Strategic commodity sourcing—March/April print edition

Whitepaper helps optimize sourcing of commodity-driven categories

May 10, 2013
by PurchasingB2B Staff

While procurement can spend much time and effort on tenders and negotiations, organizations can see prices increase shortly after the ink dries on the contract. Justification from suppliers often focuses on rising commodity prices affecting their bottom line.

Buyers rarely challenge this reasoning effectively, according to a recent whitepaper from London-based Efficio Consulting, entitled Commodity Management in Strategic Sourcing: How to optimise the sourcing of commodity-driven categories. The paper explains the value of treating commodity-driven categories differently and explores strategic sourcing for commodity management.

A commodity component exists within the value chain of most products and services, the whitepaper says. While the influence those commodities have on final price varies, their significance is often overlooked. Buyers seldom investigate the cost of materials or services and their relationship to established commodities. Without a commodity management strategy buyers fail to benefit from falling commodity prices while increases are often transferred to suppliers.

The whitepaper notes several factors underpinning this. Buyers must diffuse sourcing efforts among several categories and likely give higher priority to some raw materials than others. Conversely, suppliers have full insight into cost breakdowns and are closer to the information.

Some commodities are more volatile, says the whitepaper. Unless commodity prices are monitored and managed closely, price fluctuations might mean lost opportunities. Fluctuations have bearing on the final price if the commodity represents a high proportion or weight within the make-up of a good or service.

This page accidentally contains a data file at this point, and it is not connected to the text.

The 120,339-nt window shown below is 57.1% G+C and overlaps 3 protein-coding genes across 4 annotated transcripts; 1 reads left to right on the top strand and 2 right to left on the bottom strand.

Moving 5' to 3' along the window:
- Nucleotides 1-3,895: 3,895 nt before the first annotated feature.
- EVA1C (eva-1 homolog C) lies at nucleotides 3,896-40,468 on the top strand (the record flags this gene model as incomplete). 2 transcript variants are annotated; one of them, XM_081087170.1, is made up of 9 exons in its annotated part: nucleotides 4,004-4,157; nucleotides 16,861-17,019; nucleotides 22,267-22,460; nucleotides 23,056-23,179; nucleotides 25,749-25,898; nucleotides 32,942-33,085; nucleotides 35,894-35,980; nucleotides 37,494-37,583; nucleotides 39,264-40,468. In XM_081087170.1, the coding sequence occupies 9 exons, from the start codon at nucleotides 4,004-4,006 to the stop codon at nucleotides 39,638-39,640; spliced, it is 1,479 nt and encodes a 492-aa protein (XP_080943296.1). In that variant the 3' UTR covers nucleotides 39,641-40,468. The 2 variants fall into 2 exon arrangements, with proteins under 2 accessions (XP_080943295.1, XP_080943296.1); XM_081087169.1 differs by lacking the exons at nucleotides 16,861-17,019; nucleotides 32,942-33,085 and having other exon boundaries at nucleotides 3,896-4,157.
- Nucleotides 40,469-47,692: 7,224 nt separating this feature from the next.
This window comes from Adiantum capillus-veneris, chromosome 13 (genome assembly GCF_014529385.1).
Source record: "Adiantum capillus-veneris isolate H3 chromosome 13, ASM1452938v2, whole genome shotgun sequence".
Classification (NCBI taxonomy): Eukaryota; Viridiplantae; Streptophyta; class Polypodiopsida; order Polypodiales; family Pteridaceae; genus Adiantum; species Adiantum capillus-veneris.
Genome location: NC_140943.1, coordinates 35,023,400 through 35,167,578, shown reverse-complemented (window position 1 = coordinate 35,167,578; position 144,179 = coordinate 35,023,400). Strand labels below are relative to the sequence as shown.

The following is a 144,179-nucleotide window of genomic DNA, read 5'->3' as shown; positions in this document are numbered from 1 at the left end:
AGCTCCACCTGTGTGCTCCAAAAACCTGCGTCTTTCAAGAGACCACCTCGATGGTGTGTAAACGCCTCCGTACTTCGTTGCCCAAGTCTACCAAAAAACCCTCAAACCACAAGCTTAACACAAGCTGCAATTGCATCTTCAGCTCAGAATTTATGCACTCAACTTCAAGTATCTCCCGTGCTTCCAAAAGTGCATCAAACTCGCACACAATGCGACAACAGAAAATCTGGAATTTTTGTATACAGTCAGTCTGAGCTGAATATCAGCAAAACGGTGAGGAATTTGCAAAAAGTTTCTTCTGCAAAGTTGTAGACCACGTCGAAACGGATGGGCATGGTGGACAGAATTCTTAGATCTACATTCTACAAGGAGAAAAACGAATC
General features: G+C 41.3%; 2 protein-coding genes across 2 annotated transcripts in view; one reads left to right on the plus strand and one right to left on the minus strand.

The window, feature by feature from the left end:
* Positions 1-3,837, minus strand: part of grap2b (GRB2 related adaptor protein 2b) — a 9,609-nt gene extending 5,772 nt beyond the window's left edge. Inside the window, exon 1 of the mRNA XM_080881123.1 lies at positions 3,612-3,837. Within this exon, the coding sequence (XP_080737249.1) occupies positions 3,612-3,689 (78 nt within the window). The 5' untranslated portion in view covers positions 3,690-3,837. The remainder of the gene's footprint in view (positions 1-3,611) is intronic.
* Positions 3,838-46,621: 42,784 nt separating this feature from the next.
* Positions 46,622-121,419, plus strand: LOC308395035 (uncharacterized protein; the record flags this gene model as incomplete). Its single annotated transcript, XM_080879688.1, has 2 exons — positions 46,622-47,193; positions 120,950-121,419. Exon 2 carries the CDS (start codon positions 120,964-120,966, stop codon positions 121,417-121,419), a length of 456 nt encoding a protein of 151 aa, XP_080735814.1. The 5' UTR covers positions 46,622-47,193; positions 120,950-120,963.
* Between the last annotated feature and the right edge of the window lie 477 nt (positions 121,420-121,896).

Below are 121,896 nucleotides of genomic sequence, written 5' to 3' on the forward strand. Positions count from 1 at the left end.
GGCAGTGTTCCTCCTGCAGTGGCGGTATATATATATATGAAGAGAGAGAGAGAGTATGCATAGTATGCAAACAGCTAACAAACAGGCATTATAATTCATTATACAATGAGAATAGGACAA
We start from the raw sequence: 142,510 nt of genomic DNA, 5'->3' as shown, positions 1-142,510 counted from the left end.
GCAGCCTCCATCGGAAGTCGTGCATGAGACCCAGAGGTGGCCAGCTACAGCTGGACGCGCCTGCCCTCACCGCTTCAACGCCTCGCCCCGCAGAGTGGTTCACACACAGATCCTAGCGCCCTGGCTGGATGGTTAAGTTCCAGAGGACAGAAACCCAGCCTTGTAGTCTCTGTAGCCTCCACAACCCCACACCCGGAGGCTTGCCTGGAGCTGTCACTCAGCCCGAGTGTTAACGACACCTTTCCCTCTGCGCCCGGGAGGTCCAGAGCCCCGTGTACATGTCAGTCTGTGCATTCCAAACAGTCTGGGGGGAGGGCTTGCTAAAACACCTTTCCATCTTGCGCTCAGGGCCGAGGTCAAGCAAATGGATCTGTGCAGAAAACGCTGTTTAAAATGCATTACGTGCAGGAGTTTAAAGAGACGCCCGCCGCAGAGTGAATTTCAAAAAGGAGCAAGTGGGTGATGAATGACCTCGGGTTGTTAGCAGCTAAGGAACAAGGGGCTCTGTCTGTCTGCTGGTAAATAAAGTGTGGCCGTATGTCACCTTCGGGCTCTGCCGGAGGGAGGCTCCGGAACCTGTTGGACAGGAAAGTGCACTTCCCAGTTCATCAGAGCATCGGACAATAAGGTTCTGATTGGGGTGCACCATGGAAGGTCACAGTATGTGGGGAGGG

Successful commodity management emphasizes certain steps in strategic sourcing, the whitepaper says. Buyers often jump into RFPs and negotiations without laying the groundwork for the tender process, which can become detrimental due to a lack of data 
and category insight. One study of tier-2 suppliers showed over 20 percent of the cost was traceable to a commodity, the paper notes.

The whitepaper recommends category profiling to gain an understanding of the category and related supply chains and stresses the importance of investigating the upstream supply chain for commodity components. Some benchmark and spend figures may be internally available, and incumbent suppliers should be the key contact for gathering that data.

Another step is supply market analysis, with commodities identified during category profiling then analysed by trading currencies, supply sources, price trends, volatility and so forth. The paper recommends establishing a market index or price reference to benchmark purchase price. The commodity content must be considered within the cost of ownership and treated as any other purchase cost element.

Buyers should be able to speculate on the suitability of various sourcing levers, like formal tendering, long-term contracts, 2nd-tier agreements or low-cost country sourcing. If the goods are commodity-driven, for example, the whitepaper recommends focusing on either long-term indexed agreements or spot buying. Well-structured tenders count when evaluating a supplier’s bid, and a superior RFP eases the stress of response analysis while showing the buyer’s competence.

If a strategy involves indexed agreements for commodity driven goods and services, the RFP should solicit inputs on criteria including the weight of a commodity within total price, the proposed index to be used and the agreed spread of commodity price fluctuation. If spot buying is the strategy, the whitepaper recommends minimizing negotiation costs while maximizing their effectiveness. Automated tendering tools are recommended to shorten process time, reduce costs and boost negotiation effectiveness.

With long-term agreements, a sound RFP gives buyers an apples-to-apples comparison of submissions. By fixing the commodity component as market-dictated, the remaining cost constituents become the bid differentiator. The increased transparency creates negotiation opportunities on cost components, especially if the pricing of individual suppliers shows irregularities.

A contract for a long-term agreement should include special emphasis on indexing, the whitepaper recommends. A commodity’s weight, chosen index, price spread and review period should be incorporated into the final contract along with monitoring and reporting mechanisms, the paper says.

In conclusion, the whitepaper says, securing market prices for commodities is a substantial achievement for organizations, as market prices represent a transparent foundation for buyer-supplier relations.